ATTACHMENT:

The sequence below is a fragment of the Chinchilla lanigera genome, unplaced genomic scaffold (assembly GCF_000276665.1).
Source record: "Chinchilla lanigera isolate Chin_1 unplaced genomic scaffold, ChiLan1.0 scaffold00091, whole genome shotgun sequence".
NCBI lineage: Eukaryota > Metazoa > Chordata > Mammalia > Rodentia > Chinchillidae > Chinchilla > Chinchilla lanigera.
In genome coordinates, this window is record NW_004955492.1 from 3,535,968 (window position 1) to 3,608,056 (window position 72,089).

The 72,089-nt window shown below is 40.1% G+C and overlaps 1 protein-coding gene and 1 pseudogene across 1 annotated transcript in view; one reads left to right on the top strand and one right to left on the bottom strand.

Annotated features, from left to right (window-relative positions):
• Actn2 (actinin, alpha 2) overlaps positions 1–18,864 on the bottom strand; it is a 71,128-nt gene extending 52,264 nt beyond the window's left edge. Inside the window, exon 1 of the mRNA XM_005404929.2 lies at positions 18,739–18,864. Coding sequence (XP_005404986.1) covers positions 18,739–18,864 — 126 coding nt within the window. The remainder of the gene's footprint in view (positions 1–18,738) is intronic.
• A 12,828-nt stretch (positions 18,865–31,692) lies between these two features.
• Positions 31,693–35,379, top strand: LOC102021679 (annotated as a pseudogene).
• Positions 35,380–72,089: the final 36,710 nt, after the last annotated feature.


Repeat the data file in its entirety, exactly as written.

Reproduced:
The sequence below is a fragment of the Chinchilla lanigera genome, unplaced genomic scaffold (assembly GCF_000276665.1).
Source record: "Chinchilla lanigera isolate Chin_1 unplaced genomic scaffold, ChiLan1.0 scaffold00091, whole genome shotgun sequence".
NCBI lineage: Eukaryota > Metazoa > Chordata > Mammalia > Rodentia > Chinchillidae > Chinchilla > Chinchilla lanigera.
In genome coordinates, this window is record NW_004955492.1 from 3,535,968 (window position 1) to 3,608,056 (window position 72,089).

The 72,089-nt window shown below is 40.1% G+C and overlaps 1 protein-coding gene and 1 pseudogene across 1 annotated transcript in view; one reads left to right on the top strand and one right to left on the bottom strand.

Annotated features, from left to right (window-relative positions):
• Actn2 (actinin, alpha 2) overlaps positions 1–18,864 on the bottom strand; it is a 71,128-nt gene extending 52,264 nt beyond the window's left edge. Inside the window, exon 1 of the mRNA XM_005404929.2 lies at positions 18,739–18,864. Coding sequence (XP_005404986.1) covers positions 18,739–18,864 — 126 coding nt within the window. The remainder of the gene's footprint in view (positions 1–18,738) is intronic.
• A 12,828-nt stretch (positions 18,865–31,692) lies between these two features.
• Positions 31,693–35,379, top strand: LOC102021679 (annotated as a pseudogene).
• Positions 35,380–72,089: the final 36,710 nt, after the last annotated feature.